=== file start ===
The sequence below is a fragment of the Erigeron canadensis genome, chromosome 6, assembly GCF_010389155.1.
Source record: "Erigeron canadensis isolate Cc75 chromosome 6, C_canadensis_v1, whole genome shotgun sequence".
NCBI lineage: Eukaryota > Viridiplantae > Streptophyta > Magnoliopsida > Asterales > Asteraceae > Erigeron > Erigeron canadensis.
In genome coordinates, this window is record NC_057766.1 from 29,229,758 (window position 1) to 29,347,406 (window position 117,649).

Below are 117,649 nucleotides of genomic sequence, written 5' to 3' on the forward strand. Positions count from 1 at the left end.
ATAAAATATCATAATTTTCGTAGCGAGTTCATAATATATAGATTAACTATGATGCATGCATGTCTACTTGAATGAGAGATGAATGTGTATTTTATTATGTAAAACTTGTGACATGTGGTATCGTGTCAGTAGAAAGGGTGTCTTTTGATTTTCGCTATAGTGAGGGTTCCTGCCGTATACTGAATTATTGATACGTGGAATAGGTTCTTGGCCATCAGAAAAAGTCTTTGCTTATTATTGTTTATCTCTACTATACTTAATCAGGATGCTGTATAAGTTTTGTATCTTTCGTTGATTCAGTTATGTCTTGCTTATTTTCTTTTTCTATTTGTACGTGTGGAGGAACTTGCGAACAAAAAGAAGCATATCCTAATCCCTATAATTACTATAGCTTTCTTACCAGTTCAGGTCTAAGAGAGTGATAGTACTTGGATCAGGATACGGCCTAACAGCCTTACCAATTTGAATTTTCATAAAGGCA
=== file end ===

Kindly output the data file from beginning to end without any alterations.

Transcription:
The sequence below is a fragment of the Erigeron canadensis genome, chromosome 6, assembly GCF_010389155.1.
Source record: "Erigeron canadensis isolate Cc75 chromosome 6, C_canadensis_v1, whole genome shotgun sequence".
NCBI lineage: Eukaryota > Viridiplantae > Streptophyta > Magnoliopsida > Asterales > Asteraceae > Erigeron > Erigeron canadensis.
In genome coordinates, this window is record NC_057766.1 from 29,229,758 (window position 1) to 29,347,406 (window position 117,649).

Below are 117,649 nucleotides of genomic sequence, written 5' to 3' on the forward strand. Positions count from 1 at the left end.
ATAAAATATCATAATTTTCGTAGCGAGTTCATAATATATAGATTAACTATGATGCATGCATGTCTACTTGAATGAGAGATGAATGTGTATTTTATTATGTAAAACTTGTGACATGTGGTATCGTGTCAGTAGAAAGGGTGTCTTTTGATTTTCGCTATAGTGAGGGTTCCTGCCGTATACTGAATTATTGATACGTGGAATAGGTTCTTGGCCATCAGAAAAAGTCTTTGCTTATTATTGTTTATCTCTACTATACTTAATCAGGATGCTGTATAAGTTTTGTATCTTTCGTTGATTCAGTTATGTCTTGCTTATTTTCTTTTTCTATTTGTACGTGTGGAGGAACTTGCGAACAAAAAGAAGCATATCCTAATCCCTATAATTACTATAGCTTTCTTACCAGTTCAGGTCTAAGAGAGTGATAGTACTTGGATCAGGATACGGCCTAACAGCCTTACCAATTTGAATTTTCATAAAGGCA